SKP | Business Alerts
16 January 2015 | Volume 6 Issue 9

RBI allows the Tata Group to pay DOCOMO previously agreed price 

Transfer of shares from non-resident to resident - At what price?
In a recent development, the Reserve Bank of India (RBI or Central Bank) allowed the Tata Group to buy out its stake from its Japanese partner in their telecom joint venture at a price which is greater than the 'Fair Value' price as mandated in the Pricing Guidelines issued by RBI. The Central Bank has in turn referred this matter to the Department of Economic Affairs and the final call on this issue will be based on the Government's perspective. This is a positive sign for foreign investors at a time when the Government is looking to attract foreign investments.

NTT DoCoMo had invested INR 145 billion for 26% stake in Tata DOCOMO, a joint venture with the Tata Group. According to the initial agreement signed between the Tata Group and NTT DOCOMO in 2008-09, Tata Group was to make sure that its partner received at least half the amount it invested in the joint venture (making DOCOMO eligible to lay claim to INR 72.5 billion) or higher of the market price of the share.

According to news reports, the parties in the joint venture were involved in arbitration and were unable to arrive at an amicable settlement as the RBI rule had earlier mandated
[1] that a non-resident exiting with optionality clauses must be on the basis of return on equity(RoE). Since Tata Teleservices has been reporting losses and its net worth is negative, this clause meant that DOCOMO would have to settle for much less than what it had agreed to. Further, the market price would correspond to the valuation offered by a strategic investor and the Tata Group were unable to find one.

The point to drive home is that RBI has allowed the Tata Group to buy out its Japanese partner's stake at a price more than the 'Fair Value' price which contradicts the current regulations. Under the current regulations, transfer of shares from a non-resident to resident can take place at a price which is less than or equal to the 'Fair Value' derived as per the valuation exercise.

What is worthwhile to note here, is that there have been several changes in the pricing guidelines over the last few years. In April 2010, RBI had mandated that the valuation of unquoted securities should be carried out exclusively on the basis of Discounted Cash Flow (DCF). Later, in January 2014, it was further clarified that non-residents exercising the optionality clause to exit should do so on the basis of RoE. However, in July 2014, the RBI once again made amendments in the pricing norms and added more flexibility by mandating that valuation should be worked out according to any internationally accepted pricing methodology based on the arm's length principle.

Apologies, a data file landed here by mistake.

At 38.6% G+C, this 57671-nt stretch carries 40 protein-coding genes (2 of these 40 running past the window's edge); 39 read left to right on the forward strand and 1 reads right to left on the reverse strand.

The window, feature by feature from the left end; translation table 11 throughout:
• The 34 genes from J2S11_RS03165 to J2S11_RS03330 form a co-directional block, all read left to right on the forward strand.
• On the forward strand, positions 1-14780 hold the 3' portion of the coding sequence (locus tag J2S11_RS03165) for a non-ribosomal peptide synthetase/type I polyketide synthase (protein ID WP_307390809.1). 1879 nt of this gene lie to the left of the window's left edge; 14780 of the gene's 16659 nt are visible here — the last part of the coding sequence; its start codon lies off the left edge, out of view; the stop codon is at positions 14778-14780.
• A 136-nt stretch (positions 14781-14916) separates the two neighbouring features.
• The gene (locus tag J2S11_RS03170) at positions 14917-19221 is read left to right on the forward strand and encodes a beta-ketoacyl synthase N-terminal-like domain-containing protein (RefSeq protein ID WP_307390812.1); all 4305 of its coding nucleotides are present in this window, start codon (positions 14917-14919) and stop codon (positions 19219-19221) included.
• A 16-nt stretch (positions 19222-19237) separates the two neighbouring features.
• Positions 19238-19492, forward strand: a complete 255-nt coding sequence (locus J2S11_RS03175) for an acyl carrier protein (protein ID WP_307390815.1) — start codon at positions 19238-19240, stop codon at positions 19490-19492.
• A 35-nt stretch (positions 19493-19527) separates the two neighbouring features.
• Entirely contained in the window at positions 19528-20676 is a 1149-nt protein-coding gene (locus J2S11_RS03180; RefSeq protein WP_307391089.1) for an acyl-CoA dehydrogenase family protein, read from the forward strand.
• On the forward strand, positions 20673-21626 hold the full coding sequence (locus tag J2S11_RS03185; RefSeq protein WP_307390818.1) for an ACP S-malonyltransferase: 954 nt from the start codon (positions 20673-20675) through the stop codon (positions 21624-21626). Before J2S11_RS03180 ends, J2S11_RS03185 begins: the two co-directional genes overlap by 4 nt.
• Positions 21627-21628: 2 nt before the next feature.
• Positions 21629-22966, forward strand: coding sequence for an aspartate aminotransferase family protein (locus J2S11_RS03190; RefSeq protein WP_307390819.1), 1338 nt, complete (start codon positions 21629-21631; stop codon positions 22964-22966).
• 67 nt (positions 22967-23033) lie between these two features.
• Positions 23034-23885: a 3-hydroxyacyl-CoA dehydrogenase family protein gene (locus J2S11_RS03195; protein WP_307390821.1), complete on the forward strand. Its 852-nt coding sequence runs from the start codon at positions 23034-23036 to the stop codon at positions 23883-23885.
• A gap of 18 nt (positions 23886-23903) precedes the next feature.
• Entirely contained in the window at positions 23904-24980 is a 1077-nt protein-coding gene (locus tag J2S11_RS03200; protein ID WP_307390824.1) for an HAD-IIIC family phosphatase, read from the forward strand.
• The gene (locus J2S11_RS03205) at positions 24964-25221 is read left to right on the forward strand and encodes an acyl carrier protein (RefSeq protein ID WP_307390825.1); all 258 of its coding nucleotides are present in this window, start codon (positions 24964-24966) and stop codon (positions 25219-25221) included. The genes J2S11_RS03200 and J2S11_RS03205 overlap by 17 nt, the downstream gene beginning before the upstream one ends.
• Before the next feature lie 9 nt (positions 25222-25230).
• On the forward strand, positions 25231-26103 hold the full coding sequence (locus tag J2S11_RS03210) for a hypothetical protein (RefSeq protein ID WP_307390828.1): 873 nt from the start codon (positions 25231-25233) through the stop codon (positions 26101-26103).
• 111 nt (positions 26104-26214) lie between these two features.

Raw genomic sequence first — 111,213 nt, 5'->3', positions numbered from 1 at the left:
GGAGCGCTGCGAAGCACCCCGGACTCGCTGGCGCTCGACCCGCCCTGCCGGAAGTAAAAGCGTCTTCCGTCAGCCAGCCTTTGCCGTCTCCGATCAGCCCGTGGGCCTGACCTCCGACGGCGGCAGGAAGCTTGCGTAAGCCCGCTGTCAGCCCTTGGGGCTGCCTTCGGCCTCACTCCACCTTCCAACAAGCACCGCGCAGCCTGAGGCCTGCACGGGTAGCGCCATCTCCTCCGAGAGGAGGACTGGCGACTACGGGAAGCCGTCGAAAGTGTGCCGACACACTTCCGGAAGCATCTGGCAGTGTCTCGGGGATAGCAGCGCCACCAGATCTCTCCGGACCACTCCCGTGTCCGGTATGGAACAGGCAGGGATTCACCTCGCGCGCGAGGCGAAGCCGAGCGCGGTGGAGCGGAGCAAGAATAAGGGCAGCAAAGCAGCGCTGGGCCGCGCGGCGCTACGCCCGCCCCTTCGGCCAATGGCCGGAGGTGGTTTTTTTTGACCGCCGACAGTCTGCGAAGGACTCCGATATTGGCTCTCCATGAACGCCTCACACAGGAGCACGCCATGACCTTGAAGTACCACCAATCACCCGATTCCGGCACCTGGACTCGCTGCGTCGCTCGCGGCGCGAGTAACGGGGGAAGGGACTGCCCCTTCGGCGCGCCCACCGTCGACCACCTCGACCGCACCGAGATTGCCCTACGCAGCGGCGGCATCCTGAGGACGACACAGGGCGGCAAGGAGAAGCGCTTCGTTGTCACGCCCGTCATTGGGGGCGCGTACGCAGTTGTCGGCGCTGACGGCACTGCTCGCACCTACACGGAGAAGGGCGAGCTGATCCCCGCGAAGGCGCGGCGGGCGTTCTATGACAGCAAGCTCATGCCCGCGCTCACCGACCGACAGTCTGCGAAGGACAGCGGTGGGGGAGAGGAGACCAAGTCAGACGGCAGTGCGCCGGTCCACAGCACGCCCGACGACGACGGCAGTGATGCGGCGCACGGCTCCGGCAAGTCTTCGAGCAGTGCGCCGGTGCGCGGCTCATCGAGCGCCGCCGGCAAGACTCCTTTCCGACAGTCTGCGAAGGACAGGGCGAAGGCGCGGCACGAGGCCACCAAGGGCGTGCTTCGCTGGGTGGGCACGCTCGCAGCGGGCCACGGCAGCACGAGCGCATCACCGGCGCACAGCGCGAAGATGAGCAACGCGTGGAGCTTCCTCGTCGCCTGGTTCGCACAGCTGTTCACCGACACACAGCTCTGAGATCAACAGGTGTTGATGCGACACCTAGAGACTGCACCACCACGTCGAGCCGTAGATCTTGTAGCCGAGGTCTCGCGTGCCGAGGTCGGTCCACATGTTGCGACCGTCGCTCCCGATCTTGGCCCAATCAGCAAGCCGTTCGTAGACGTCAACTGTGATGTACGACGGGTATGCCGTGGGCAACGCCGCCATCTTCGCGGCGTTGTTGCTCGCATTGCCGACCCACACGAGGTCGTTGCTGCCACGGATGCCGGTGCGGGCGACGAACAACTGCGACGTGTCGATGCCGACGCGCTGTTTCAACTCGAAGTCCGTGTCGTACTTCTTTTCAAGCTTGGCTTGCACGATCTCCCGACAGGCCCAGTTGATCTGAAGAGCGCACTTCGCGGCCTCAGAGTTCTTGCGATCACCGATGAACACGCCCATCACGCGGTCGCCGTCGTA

This time, RBI's move points to the fact that although the transaction proposed was not strictly in accordance with the present rules, it is ready to demonstrate overall reasoning and fairness in such transactions.

Road ahead
It would be interesting to see how the regulatory regime in case of share valuation shapes up.  While RBI has made an exception for the Tata Group, how the policies will shape up for other transactions is yet to be discovered. Certainly, the final call will rest with the Government.

In case you have any questions or any need any further clarification regarding the update, please write to Anshuman Bhar at or Amit Jain at

[1] Prior to 15 July 2014 Notification, the pricing guidelines for exit from foreign direct investment with optionality clauses for the unlisted Indian companies mandates that the non-resident investor shall be eligible to exit from the investment in equity shares of the investee company at a price not exceeding that arrived at on the basis of Return on Equity (RoE) as per the latest audited balance sheet.

However, on 15 July 2014, the RBI revised the pricing guidelines and mandated that a non-resident investor can exit at a price not exceeding that arrived at as per any internationally accepted pricing methodology on arm's length basis.  It is not exactly clear on why the news report is referring to earlier pricing norms. 

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